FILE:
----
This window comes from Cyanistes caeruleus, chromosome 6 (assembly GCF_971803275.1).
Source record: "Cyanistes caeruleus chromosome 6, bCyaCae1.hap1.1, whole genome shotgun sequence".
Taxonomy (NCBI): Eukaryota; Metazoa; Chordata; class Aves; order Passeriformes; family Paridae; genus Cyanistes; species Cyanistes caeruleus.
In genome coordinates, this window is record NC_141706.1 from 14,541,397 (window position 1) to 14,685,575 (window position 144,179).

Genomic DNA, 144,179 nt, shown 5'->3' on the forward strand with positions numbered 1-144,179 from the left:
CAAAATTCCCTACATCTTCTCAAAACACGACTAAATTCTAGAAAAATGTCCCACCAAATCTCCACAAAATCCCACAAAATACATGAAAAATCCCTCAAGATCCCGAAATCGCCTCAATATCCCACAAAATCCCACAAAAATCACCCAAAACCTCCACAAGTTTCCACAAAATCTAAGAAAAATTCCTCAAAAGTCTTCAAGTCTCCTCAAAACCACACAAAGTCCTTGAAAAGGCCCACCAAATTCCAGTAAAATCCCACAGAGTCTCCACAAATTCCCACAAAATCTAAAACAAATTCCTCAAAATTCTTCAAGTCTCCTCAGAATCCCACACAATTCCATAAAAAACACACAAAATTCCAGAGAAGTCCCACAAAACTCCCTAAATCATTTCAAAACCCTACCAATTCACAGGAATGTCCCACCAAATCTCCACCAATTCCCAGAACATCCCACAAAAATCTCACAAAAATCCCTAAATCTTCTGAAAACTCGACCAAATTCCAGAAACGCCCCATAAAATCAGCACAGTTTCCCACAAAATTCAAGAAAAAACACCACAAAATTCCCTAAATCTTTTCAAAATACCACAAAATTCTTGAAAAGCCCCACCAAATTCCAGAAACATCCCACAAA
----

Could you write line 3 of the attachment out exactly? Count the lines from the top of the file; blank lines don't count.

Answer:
Taxonomy (NCBI): Eukaryota; Metazoa; Chordata; class Aves; order Passeriformes; family Paridae; genus Cyanistes; species Cyanistes caeruleus.